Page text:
Halloween Horror (and not in the way you’d think…)

As part of the Arts Show on Bay Radio, we challenged Daniel Abbott to watch some of the worst films available in Poundland. First on the list… Demons Never Die.

demonsIT’S REALLY quite hard to tell if this is the most embarrassing film that Tulisa’s “starred” in (think about it…) because she isn’t even the star of Demons Never Die – she’s unceremoniously offed within three minutes, cruelly robbing me of the opportunity to endlessly lambast her transparent talent. It’s amusingly misleading at best and blatant false advertising at its worst, a la Malcolm McDowell “starring” in Cyborg 3: The Recycler. Yes, that’s an actual film and, yes, I’ve seen it – you shouldn’t. Even in those three minutes she can’t even allow me my moment of schadenfreude, doing perfectly fine with rather limited material.

Such is the case with Demons Never Die – young, invested actors (pooled from areas as diverse as Kidulthood, Hollyoaks and Misfits) doing a decent job with supremely sub-par particulars. The direction is pedestrian and claustrophobic; the script is meekly opaque; the lighting is awful; the killings are depressingly unimaginative and the twist ending is, frankly, laughable.

Revolving around the world’s most implausibly-high-spirited suicide pact, the film plods mechanically from dull exchange to dull exchange with the occasional murder dotted here and there, presumably to stop the audience from slipping into an ennui emo coma. Its attempts to be a convincing GRITTY BRIT FLICK slasher film, while commendable in principle, are ultimately undone by a (perhaps fittingly) juvenile approach. This is proper Sixth Form stuff, but perhaps that’s offensive to Sixth Formers. This isn’t so much Psycho as it is Halloween: Resurrection.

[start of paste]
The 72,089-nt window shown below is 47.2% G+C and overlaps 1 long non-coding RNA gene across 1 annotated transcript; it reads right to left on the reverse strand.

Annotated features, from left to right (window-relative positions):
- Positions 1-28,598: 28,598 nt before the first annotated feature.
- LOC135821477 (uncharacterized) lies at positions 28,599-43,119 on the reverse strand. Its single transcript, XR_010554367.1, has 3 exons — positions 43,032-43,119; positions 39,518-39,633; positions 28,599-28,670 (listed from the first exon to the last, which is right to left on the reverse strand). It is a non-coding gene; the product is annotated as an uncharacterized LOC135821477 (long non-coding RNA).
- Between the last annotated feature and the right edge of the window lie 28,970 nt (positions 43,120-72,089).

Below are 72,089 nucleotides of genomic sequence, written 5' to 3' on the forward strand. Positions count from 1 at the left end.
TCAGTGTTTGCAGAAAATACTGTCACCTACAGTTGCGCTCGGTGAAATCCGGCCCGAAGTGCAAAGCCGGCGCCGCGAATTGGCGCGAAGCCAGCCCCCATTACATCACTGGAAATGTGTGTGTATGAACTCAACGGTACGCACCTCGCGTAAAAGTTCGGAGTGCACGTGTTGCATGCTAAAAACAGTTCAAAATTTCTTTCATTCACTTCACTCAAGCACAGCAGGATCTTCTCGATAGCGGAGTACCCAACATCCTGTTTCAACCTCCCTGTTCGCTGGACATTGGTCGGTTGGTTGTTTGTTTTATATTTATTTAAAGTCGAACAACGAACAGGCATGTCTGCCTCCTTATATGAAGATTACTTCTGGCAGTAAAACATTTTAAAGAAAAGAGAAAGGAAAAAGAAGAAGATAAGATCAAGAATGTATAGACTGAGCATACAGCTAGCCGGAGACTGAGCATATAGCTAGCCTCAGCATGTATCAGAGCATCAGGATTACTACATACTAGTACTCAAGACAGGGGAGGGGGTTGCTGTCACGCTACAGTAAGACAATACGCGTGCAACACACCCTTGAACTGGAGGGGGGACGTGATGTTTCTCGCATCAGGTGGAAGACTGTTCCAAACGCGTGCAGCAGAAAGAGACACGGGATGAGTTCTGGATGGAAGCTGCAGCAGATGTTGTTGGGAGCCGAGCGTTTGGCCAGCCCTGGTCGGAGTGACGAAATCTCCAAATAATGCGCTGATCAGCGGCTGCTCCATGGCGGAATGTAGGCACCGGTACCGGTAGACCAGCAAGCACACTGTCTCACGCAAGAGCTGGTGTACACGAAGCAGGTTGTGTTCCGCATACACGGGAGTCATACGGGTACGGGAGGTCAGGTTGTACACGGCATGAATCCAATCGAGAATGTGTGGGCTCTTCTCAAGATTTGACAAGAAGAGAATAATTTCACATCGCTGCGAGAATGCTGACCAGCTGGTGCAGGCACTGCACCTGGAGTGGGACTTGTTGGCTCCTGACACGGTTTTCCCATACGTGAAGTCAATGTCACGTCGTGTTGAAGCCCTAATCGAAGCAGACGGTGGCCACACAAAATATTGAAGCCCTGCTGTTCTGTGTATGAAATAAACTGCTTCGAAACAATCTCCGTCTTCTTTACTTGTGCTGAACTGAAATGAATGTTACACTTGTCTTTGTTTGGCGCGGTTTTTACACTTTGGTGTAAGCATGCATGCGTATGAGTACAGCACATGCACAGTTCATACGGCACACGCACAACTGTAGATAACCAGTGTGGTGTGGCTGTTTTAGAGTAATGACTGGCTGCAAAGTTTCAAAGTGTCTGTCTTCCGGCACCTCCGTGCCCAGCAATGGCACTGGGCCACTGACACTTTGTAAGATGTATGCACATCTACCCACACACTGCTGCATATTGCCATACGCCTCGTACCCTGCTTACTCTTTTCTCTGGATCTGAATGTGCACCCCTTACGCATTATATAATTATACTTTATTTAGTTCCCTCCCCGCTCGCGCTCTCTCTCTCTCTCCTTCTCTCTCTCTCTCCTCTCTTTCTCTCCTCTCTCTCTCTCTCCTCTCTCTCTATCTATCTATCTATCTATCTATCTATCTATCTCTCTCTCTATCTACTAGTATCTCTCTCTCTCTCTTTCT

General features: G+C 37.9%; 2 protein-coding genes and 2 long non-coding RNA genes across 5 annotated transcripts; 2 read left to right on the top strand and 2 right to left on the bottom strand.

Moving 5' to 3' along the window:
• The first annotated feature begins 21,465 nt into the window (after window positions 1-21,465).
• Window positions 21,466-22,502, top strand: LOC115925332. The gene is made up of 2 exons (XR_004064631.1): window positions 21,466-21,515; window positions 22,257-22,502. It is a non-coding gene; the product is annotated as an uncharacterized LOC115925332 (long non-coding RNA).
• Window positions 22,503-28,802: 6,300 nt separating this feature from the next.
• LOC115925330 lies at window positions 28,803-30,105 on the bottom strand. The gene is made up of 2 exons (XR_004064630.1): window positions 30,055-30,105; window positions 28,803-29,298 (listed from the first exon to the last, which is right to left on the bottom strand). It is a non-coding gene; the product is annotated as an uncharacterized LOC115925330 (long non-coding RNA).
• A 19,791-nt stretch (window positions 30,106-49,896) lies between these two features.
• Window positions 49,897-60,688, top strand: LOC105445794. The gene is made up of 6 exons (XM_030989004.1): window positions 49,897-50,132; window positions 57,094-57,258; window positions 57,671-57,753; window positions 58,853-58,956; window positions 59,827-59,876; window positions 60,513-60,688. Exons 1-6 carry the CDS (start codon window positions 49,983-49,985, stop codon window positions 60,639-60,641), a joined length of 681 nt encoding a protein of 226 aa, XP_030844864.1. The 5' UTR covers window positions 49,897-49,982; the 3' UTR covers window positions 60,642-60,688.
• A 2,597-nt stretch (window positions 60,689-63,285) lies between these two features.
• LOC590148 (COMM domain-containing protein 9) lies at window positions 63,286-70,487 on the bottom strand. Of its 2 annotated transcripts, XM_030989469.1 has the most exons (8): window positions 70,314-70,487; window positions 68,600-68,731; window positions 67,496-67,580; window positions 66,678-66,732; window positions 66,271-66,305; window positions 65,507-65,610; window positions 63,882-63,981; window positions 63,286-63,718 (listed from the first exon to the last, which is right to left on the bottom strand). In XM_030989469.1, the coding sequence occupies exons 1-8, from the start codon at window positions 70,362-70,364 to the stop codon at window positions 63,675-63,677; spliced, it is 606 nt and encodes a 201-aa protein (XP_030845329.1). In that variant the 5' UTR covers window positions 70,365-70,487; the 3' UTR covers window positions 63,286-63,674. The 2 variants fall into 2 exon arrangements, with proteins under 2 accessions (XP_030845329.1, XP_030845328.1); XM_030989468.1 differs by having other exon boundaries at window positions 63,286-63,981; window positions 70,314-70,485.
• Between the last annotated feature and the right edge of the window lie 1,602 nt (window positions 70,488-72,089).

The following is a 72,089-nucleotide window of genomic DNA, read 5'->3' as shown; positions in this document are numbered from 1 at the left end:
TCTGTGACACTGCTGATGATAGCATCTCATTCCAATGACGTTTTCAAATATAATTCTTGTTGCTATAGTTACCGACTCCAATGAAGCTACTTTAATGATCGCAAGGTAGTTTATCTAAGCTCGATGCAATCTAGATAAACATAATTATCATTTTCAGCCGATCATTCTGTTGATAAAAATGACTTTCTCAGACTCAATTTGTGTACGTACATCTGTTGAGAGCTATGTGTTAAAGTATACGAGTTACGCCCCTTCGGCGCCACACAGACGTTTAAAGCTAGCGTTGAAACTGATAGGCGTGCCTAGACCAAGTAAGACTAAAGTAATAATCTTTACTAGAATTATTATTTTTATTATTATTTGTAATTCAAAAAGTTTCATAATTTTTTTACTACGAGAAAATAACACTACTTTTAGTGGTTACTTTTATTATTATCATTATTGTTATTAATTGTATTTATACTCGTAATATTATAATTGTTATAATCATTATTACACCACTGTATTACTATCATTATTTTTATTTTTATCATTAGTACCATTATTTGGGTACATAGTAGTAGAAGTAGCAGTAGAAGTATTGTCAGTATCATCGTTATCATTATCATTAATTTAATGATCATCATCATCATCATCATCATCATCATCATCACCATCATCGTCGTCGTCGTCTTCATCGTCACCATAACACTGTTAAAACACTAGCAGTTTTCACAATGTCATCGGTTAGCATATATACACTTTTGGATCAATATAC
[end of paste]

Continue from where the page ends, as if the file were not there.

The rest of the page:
One gets the impression that writer/director Arjun Rose only recently graduated from film school and chose to incorporate all of his knowledge into his first celluloid effort: there’s an 8-way Skype conversation (is that possible?) filtered via Andy Warhol (Pop Art-tastic!); there’s random split-screens spliced in every now and then to no obvious effect; there’s the near-obligatory found-footage, Paranormal Activity style moment near the end and, on top of that, the colours are so washed-out and diluted that it’s impossible to find a beating pulse within the film. It’s so by-the-numbers and dull that, when the absurd twist ending finally drags its unwanted heels into frame, the only possible reaction is one of split-ribs laughter and incredulity.

I’d hesitate to say it’s even worth the £1 that Joe spent on it for my enjoyment. Actually, sod it – it isn’t worth a quid. Not even close. My housemate bought Red Heat with Arnold Schwarzenegger as a Communist cop for a quid. I consider that a worthier investment. I hate you all.